Baugur Seeks to Allay Fears

Baugur investment firm caught up in Icelandic crisis.

LONDON — In the wake of the financial crisis in Iceland, Baugur, the Icelandic investment company whose interests incorporate a large chunk of the British high street, is in serious spin mode.

This story first appeared in the October 7, 2008 issue of WWD.  Subscribe Today.

The company’s chief executive officer, Gunnar Sigurdsson, issued a statement Monday saying the company won’t be affected should Iceland’s banks sell their overseas assets to support the country’s struggling economy and falling currency. “In response to the speculation that Icelandic banks may sell overseas assets, we would like to make it clear that this will have no impact on Baugur’s operations or its portfolio companies,” said Sigurdsson. “In the individual cases where Icelandic banks have direct shareholdings in our portfolio companies, we would emphasize that these are all minority shareholdings.”

He added that if Icelandic banks did sell their shares in Baugur’s businesses, “there would be no impact on the successful day-to-day operations of these companies, but would only change their ownership structure.”

Baugur’s retail investments include specialty chains Karen Millen, Whistles and All Saints in the U.K. The company led a consortium called the Highland Group that bought the U.K. department store retailer House of Fraser in 2006 and Baugur also owns an interest in Saks Fifth Avenue.

Iceland’s government on Monday passed emergency legislation giving the government more authority over the country’s banks, and on the same day temporarily suspended trading at six banks and financial groups. Due to the Icelandic economy’s dependence on its banks, and the size of the banks compared to the rest of the economy, the country has been hit particularly hard by the credit crunch. Baugur is said to have a long-standing relationship with the Icelandic bank Kaupthing, though many of its transactions have been funded by international banks.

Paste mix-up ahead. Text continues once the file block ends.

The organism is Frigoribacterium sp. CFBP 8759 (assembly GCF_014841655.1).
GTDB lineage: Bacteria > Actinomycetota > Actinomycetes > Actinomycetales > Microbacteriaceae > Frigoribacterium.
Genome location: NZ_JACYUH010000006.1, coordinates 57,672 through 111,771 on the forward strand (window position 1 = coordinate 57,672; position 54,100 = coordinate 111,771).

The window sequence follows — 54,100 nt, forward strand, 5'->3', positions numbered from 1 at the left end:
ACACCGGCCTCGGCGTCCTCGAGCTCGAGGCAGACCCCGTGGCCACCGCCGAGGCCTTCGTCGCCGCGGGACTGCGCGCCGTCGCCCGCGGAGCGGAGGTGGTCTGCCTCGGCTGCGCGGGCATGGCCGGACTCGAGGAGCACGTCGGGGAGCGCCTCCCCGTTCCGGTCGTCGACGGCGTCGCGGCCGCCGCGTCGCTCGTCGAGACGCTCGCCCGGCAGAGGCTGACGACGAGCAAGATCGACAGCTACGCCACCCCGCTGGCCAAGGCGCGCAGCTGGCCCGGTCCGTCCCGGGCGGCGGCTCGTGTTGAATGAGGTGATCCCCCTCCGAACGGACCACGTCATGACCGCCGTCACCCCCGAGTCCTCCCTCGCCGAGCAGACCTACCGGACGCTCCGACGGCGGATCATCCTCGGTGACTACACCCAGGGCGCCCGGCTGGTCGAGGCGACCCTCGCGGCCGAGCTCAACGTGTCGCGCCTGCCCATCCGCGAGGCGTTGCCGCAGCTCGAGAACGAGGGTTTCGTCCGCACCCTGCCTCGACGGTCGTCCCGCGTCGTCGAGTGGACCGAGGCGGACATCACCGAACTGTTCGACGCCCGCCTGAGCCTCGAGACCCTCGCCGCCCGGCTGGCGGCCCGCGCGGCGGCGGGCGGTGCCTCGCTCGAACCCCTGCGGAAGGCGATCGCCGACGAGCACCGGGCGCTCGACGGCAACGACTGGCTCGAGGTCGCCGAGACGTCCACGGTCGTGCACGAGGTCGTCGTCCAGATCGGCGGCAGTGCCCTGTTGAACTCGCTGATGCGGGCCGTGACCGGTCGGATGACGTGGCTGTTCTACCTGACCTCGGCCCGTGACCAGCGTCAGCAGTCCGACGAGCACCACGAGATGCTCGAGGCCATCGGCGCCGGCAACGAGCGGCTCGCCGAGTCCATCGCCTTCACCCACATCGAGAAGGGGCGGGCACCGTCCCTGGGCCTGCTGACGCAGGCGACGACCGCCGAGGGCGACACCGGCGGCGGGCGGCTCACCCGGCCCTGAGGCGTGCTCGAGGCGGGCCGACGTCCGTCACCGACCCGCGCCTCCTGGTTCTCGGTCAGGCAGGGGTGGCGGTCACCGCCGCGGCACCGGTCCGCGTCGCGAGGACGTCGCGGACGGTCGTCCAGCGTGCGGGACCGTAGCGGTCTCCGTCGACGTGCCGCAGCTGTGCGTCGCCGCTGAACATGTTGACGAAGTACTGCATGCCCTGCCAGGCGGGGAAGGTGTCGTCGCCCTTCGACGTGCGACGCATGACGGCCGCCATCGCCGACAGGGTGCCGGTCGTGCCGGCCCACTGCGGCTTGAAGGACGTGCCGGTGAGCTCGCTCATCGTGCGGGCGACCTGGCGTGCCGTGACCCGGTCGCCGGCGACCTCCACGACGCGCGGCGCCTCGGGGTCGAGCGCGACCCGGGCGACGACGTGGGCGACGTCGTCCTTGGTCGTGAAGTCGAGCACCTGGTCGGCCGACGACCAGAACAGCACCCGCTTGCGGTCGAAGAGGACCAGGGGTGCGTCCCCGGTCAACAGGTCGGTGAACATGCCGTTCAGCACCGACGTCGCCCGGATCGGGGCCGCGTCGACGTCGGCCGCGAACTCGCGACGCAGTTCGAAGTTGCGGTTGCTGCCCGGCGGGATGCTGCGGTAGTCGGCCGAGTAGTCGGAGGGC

Last week, Iceland’s government took a 75 percent stake in the country’s Glitnir bank for 600 million euros, or $843 million, following problems with its funding. That led to its largest shareholder Stodir — an investment company separately controlled by Baugur’s executive chairman Jón Asgeir Jóhannesson and his family — filing for administration. Stodir had been due to take a 39 percent stake in Baugur, but that deal was not completed.

After Stodir filed for administration (the European equivalent of bankruptcy), Sigurdsson stressed it was “business as usual” for the company. “Baugur would like to state for clarity that its assets are based in the United Kingdom, Scandinavia and the United States and as such have no exposure to the Icelandic economy,” Sigurdsson said. “At the same time the funding for these businesses is secure and the vast majority of this funding is through international banks with whom Baugur has a long working relationship.”

Since then, the U.K.-based credit insurer Euler Hermes said it would not insure some of Baugur’s suppliers. Following the news, a spokesman for Baugur said Euler’s decision was “due to a misunderstanding of the impact of economic situation in Iceland.”

“Euler Hermes is not the main supplier of credit insurance to our portfolio companies,” the spokesman said. “Other credit insurance providers remain supportive of Baugur and our portfolio companies. We are currently in discussions with Euler Hermes and remain confident that a solution will be found.”